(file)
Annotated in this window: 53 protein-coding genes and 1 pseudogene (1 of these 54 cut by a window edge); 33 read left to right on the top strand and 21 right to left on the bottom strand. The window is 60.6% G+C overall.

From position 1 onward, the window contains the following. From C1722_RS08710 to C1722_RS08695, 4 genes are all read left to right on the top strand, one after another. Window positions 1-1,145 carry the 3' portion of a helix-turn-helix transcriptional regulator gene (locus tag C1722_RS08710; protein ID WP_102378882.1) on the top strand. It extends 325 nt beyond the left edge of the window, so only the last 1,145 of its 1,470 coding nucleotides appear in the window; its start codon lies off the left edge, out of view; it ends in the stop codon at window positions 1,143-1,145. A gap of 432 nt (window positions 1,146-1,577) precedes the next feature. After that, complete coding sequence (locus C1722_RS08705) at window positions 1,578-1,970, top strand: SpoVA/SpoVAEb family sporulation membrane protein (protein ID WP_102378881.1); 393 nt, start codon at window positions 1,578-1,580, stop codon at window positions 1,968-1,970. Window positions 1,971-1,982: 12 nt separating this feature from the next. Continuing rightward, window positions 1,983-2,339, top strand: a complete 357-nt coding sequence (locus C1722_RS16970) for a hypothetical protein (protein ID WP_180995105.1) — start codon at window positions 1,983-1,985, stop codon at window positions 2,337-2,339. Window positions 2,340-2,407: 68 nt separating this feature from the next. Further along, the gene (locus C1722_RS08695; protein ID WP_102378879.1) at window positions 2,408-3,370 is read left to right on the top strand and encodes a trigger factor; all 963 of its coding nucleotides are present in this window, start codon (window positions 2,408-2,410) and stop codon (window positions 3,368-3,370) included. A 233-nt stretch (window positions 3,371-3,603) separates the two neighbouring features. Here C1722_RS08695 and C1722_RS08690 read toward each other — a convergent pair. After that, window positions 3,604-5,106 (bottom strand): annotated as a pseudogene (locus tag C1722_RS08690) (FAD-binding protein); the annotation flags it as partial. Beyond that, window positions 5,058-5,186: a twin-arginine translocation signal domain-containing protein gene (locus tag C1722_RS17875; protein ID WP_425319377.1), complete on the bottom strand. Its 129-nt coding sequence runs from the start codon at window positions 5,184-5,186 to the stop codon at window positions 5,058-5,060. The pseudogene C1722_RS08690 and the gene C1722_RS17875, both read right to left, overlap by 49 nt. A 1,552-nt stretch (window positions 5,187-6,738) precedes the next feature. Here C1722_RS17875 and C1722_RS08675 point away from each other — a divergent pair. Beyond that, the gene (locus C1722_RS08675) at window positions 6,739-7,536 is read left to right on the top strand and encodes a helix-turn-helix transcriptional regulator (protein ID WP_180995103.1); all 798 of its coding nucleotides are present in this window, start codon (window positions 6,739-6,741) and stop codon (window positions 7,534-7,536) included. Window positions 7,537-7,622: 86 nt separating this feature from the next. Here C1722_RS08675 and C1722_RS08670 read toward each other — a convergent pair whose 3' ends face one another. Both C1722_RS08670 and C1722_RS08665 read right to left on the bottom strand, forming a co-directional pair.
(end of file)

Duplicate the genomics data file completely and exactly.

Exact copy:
Annotated in this window: 53 protein-coding genes and 1 pseudogene (1 of these 54 cut by a window edge); 33 read left to right on the top strand and 21 right to left on the bottom strand. The window is 60.6% G+C overall.

From position 1 onward, the window contains the following. From C1722_RS08710 to C1722_RS08695, 4 genes are all read left to right on the top strand, one after another. Window positions 1-1,145 carry the 3' portion of a helix-turn-helix transcriptional regulator gene (locus tag C1722_RS08710; protein ID WP_102378882.1) on the top strand. It extends 325 nt beyond the left edge of the window, so only the last 1,145 of its 1,470 coding nucleotides appear in the window; its start codon lies off the left edge, out of view; it ends in the stop codon at window positions 1,143-1,145. A gap of 432 nt (window positions 1,146-1,577) precedes the next feature. After that, complete coding sequence (locus C1722_RS08705) at window positions 1,578-1,970, top strand: SpoVA/SpoVAEb family sporulation membrane protein (protein ID WP_102378881.1); 393 nt, start codon at window positions 1,578-1,580, stop codon at window positions 1,968-1,970. Window positions 1,971-1,982: 12 nt separating this feature from the next. Continuing rightward, window positions 1,983-2,339, top strand: a complete 357-nt coding sequence (locus C1722_RS16970) for a hypothetical protein (protein ID WP_180995105.1) — start codon at window positions 1,983-1,985, stop codon at window positions 2,337-2,339. Window positions 2,340-2,407: 68 nt separating this feature from the next. Further along, the gene (locus C1722_RS08695; protein ID WP_102378879.1) at window positions 2,408-3,370 is read left to right on the top strand and encodes a trigger factor; all 963 of its coding nucleotides are present in this window, start codon (window positions 2,408-2,410) and stop codon (window positions 3,368-3,370) included. A 233-nt stretch (window positions 3,371-3,603) separates the two neighbouring features. Here C1722_RS08695 and C1722_RS08690 read toward each other — a convergent pair. After that, window positions 3,604-5,106 (bottom strand): annotated as a pseudogene (locus tag C1722_RS08690) (FAD-binding protein); the annotation flags it as partial. Beyond that, window positions 5,058-5,186: a twin-arginine translocation signal domain-containing protein gene (locus tag C1722_RS17875; protein ID WP_425319377.1), complete on the bottom strand. Its 129-nt coding sequence runs from the start codon at window positions 5,184-5,186 to the stop codon at window positions 5,058-5,060. The pseudogene C1722_RS08690 and the gene C1722_RS17875, both read right to left, overlap by 49 nt. A 1,552-nt stretch (window positions 5,187-6,738) precedes the next feature. Here C1722_RS17875 and C1722_RS08675 point away from each other — a divergent pair. Beyond that, the gene (locus C1722_RS08675) at window positions 6,739-7,536 is read left to right on the top strand and encodes a helix-turn-helix transcriptional regulator (protein ID WP_180995103.1); all 798 of its coding nucleotides are present in this window, start codon (window positions 6,739-6,741) and stop codon (window positions 7,534-7,536) included. Window positions 7,537-7,622: 86 nt separating this feature from the next. Here C1722_RS08675 and C1722_RS08670 read toward each other — a convergent pair whose 3' ends face one another. Both C1722_RS08670 and C1722_RS08665 read right to left on the bottom strand, forming a co-directional pair.